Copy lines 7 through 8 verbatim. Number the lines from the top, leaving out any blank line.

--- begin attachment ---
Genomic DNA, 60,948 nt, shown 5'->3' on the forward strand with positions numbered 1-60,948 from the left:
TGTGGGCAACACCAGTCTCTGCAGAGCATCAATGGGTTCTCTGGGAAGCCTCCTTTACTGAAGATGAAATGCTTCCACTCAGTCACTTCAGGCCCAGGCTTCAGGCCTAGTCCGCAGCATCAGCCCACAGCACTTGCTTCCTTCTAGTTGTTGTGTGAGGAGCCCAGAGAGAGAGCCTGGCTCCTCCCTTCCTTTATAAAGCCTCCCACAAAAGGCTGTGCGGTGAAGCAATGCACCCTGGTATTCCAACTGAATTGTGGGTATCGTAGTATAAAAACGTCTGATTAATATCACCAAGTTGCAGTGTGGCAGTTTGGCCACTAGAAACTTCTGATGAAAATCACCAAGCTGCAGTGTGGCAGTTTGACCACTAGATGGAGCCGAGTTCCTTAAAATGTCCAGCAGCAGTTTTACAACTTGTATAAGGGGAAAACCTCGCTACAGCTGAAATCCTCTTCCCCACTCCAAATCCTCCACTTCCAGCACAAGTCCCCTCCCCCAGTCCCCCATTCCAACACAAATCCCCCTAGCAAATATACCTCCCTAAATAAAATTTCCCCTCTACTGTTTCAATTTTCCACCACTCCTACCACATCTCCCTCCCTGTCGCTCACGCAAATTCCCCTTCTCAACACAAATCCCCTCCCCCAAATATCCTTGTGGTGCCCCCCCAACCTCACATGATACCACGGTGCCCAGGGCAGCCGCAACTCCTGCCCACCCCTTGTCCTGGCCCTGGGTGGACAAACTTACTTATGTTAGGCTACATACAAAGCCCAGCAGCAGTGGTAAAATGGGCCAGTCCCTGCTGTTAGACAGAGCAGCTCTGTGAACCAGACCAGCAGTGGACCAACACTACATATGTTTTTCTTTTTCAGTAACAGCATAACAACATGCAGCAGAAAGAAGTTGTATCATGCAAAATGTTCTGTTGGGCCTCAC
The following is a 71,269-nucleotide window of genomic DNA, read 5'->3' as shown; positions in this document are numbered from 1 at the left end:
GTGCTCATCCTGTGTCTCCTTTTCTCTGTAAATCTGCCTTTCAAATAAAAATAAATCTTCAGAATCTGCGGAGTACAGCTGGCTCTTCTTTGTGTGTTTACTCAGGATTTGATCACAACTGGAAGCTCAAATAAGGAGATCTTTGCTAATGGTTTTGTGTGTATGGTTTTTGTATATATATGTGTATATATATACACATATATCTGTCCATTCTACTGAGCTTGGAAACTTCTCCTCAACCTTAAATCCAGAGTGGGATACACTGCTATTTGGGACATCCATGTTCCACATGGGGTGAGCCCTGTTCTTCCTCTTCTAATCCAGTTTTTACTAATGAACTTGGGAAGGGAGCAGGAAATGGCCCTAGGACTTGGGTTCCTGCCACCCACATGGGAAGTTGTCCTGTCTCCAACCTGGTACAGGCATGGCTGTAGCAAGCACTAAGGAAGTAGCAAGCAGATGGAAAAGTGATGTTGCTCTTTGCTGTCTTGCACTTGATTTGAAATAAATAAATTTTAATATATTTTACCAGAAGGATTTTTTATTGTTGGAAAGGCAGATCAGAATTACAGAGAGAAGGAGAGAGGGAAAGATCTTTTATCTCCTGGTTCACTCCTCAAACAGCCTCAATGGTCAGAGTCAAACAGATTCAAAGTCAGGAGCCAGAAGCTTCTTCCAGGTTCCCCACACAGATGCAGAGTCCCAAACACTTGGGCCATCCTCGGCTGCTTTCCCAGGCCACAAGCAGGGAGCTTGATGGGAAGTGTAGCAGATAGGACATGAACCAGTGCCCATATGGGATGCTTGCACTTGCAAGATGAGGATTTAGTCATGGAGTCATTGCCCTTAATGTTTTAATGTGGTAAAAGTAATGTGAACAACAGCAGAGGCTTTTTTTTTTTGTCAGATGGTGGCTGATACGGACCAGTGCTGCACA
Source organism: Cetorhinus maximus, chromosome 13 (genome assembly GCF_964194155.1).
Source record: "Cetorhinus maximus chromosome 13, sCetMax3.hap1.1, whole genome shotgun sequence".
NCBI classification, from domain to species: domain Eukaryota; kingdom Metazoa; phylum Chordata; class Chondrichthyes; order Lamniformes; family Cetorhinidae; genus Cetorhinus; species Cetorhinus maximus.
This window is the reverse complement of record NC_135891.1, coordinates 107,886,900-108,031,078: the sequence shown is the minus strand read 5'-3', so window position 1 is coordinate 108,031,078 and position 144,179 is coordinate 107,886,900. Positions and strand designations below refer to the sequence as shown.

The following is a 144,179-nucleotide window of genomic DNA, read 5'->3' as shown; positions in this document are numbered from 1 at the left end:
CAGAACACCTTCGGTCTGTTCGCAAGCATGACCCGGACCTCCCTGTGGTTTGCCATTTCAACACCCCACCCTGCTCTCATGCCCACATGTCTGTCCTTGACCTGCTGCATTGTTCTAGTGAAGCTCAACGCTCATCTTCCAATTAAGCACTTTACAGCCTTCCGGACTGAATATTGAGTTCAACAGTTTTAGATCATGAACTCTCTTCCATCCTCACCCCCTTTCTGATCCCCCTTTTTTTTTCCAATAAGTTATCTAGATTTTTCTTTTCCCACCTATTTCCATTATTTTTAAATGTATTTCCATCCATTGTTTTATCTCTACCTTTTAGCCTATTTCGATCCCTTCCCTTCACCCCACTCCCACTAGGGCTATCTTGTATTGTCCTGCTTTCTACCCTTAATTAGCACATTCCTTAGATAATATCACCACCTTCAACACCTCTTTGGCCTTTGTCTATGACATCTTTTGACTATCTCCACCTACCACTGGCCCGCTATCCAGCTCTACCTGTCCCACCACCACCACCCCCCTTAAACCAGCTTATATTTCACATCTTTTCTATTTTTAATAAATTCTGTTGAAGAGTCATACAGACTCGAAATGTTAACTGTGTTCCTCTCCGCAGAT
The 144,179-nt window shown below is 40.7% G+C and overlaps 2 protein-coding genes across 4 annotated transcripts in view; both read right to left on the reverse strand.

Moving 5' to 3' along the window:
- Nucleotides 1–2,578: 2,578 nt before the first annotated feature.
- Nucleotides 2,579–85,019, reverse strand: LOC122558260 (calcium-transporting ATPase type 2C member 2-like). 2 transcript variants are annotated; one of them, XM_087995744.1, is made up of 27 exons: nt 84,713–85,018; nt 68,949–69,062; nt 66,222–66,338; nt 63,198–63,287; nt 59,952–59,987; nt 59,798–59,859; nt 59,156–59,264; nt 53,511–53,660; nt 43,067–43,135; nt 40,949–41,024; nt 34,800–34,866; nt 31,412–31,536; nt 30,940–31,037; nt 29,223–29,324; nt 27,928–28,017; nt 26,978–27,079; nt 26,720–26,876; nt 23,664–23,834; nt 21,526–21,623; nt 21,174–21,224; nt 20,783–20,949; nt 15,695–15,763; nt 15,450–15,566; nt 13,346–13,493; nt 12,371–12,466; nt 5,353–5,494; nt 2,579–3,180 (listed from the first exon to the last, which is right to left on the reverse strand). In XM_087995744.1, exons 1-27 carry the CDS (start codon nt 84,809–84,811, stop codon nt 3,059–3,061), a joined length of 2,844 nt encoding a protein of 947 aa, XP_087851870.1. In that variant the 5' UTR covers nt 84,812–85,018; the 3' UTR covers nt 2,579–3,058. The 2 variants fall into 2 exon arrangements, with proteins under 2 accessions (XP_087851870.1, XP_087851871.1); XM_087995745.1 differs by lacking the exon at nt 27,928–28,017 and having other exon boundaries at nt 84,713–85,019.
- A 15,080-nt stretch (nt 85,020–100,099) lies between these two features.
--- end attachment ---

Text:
NCBI classification, from domain to species: domain Eukaryota; kingdom Metazoa; phylum Chordata; class Chondrichthyes; order Lamniformes; family Cetorhinidae; genus Cetorhinus; species Cetorhinus maximus.
This window is the reverse complement of record NC_135891.1, coordinates 107,886,900-108,031,078: the sequence shown is the minus strand read 5'-3', so window position 1 is coordinate 108,031,078 and position 144,179 is coordinate 107,886,900. Positions and strand designations below refer to the sequence as shown.